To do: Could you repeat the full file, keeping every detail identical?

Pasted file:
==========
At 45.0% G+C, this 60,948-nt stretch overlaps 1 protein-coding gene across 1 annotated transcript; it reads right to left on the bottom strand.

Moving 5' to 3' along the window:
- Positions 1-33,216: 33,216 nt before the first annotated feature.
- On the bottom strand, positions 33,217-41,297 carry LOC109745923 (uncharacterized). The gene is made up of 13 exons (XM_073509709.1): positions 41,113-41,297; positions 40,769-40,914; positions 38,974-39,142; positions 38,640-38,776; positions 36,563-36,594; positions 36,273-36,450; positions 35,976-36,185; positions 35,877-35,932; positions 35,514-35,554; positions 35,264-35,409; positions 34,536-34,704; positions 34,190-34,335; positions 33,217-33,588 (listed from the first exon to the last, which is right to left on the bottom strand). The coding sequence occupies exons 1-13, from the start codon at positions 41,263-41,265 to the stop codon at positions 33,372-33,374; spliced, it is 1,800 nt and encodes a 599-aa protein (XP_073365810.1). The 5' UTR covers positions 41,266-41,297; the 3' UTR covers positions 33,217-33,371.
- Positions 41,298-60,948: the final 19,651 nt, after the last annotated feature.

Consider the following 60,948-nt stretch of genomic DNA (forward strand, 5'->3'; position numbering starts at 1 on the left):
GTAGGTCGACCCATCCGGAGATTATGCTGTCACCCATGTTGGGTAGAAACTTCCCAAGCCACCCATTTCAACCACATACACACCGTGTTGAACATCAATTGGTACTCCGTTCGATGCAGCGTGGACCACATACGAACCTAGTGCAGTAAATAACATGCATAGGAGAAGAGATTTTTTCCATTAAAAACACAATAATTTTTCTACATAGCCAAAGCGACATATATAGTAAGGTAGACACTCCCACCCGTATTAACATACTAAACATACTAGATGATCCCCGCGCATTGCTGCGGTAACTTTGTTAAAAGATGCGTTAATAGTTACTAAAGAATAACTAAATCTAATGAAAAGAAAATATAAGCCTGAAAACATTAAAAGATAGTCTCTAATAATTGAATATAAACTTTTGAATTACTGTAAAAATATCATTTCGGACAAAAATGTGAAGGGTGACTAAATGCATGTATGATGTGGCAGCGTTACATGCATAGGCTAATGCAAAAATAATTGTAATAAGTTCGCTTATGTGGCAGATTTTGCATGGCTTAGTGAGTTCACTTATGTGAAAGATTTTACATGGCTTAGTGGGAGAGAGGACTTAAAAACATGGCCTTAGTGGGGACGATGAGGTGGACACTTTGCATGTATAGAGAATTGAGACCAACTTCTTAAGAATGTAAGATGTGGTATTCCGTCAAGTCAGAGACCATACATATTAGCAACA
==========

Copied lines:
At 45.0% G+C, this 60,948-nt stretch overlaps 1 protein-coding gene across 1 annotated transcript; it reads right to left on the bottom strand.

Moving 5' to 3' along the window:
- Positions 1-33,216: 33,216 nt before the first annotated feature.
- On the bottom strand, positions 33,217-41,297 carry LOC109745923 (uncharacterized). The gene is made up of 13 exons (XM_073509709.1): positions 41,113-41,297; positions 40,769-40,914; positions 38,974-39,142; positions 38,640-38,776; positions 36,563-36,594; positions 36,273-36,450; positions 35,976-36,185; positions 35,877-35,932; positions 35,514-35,554; positions 35,264-35,409; positions 34,536-34,704; positions 34,190-34,335; positions 33,217-33,588 (listed from the first exon to the last, which is right to left on the bottom strand). The coding sequence occupies exons 1-13, from the start codon at positions 41,263-41,265 to the stop codon at positions 33,372-33,374; spliced, it is 1,800 nt and encodes a 599-aa protein (XP_073365810.1). The 5' UTR covers positions 41,266-41,297; the 3' UTR covers positions 33,217-33,371.
- Positions 41,298-60,948: the final 19,651 nt, after the last annotated feature.

Consider the following 60,948-nt stretch of genomic DNA (forward strand, 5'->3'; position numbering starts at 1 on the left):
GTAGGTCGACCCATCCGGAGATTATGCTGTCACCCATGTTGGGTAGAAACTTCCCAAGCCACCCATTTCAACCACATACACACCGTGTTGAACATCAATTGGTACTCCGTTCGATGCAGCGTGGACCACATACGAACCTAGTGCAGTAAATAACATGCATAGGAGAAGAGATTTTTTCCATTAAAAACACAATAATTTTTCTACATAGCCAAAGCGACATATATAGTAAGGTAGACACTCCCACCCGTATTAACATACTAAACATACTAGATGATCCCCGCGCATTGCTGCGGTAACTTTGTTAAAAGATGCGTTAATAGTTACTAAAGAATAACTAAATCTAATGAAAAGAAAATATAAGCCTGAAAACATTAAAAGATAGTCTCTAATAATTGAATATAAACTTTTGAATTACTGTAAAAATATCATTTCGGACAAAAATGTGAAGGGTGACTAAATGCATGTATGATGTGGCAGCGTTACATGCATAGGCTAATGCAAAAATAATTGTAATAAGTTCGCTTATGTGGCAGATTTTGCATGGCTTAGTGAGTTCACTTATGTGAAAGATTTTACATGGCTTAGTGGGAGAGAGGACTTAAAAACATGGCCTTAGTGGGGACGATGAGGTGGACACTTTGCATGTATAGAGAATTGAGACCAACTTCTTAAGAATGTAAGATGTGGTATTCCGTCAAGTCAGAGACCATACATATTAGCAACA